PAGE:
Ten years later, Sarah has a new identity. She rarely leaves her New York City apartment, choosing to remain in her safe haven whenever possible. When she learns that her sadistic captor is up for parole, she becomes obsessed with understanding the clues that she thinks he has hidden in his recent letters. This sends Sarah on a journey to try to find evidence that will keep him in jail. The Never List is a gripping psychological thriller. Sarah’s terror is palpable in the first-person narrative. Zan slowly doles out the details of the kidnapping as the book progresses, leaving the reader breathlessly awaiting the next piece of the puzzle.
Although it was written over two years ago, this novel contains eerie similarities to the Ariel Castro case, in which he kidnapped and held his victims for more than a decade. Zan was shocked by the parallels. She addressed the astonishing coincidence in this recent interview.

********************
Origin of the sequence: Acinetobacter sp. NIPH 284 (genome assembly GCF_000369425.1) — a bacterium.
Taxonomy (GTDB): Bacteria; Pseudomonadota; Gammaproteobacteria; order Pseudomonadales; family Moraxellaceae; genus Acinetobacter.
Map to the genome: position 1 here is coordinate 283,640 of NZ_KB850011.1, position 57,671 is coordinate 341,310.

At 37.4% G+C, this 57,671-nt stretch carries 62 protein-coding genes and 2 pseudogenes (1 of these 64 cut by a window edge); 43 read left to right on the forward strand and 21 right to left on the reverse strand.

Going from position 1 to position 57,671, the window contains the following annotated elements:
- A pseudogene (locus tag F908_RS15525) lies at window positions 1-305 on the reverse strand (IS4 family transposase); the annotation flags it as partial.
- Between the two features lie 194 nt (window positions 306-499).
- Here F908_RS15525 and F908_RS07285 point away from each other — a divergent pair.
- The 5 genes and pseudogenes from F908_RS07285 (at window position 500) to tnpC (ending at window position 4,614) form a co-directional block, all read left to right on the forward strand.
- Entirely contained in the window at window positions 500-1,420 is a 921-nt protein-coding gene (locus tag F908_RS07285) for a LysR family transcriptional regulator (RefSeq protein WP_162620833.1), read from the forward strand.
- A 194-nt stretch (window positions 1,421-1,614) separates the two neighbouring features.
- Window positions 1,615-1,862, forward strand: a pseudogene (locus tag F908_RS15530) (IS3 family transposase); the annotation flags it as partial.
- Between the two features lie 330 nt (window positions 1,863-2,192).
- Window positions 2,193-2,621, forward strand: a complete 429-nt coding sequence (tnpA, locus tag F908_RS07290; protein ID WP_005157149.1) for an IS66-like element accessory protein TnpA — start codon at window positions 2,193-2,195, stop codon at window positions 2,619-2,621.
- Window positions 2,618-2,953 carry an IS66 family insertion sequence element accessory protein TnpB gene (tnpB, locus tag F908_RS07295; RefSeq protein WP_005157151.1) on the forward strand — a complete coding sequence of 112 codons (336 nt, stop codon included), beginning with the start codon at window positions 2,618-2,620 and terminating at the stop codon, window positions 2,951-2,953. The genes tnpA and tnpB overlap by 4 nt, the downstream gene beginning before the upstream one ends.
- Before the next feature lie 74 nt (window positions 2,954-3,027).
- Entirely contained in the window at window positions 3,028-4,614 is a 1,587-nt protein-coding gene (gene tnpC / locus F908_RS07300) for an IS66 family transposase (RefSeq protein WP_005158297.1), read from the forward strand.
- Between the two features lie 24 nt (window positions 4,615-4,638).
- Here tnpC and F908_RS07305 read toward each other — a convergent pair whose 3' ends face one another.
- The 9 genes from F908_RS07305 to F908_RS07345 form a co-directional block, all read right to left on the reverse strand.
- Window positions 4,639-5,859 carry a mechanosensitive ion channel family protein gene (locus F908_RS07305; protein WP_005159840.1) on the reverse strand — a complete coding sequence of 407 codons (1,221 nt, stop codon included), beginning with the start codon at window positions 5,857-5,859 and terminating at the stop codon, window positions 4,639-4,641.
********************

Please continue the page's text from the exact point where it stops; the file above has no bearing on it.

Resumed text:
“Is Samantha Shannon the next J.K. Rowling?” That's the question asked in the July 15th edition of Forbes magazine. Shannon’s debut novel, The Bone Season, is the first in what's expected to be a seven-part series. The novel begins in an alternate universe in the year 2059, about 200 years after a plague covered the planet causing some of the population to become clairvoyant. In the world Shannon has created, there are guards who protect the Scion city of London from clairvoyants because the general population has been told that clairvoyants are dangerous. This futuristic world is a totalitarian society where clairvoyants have to hide their abilities and are treated as criminals.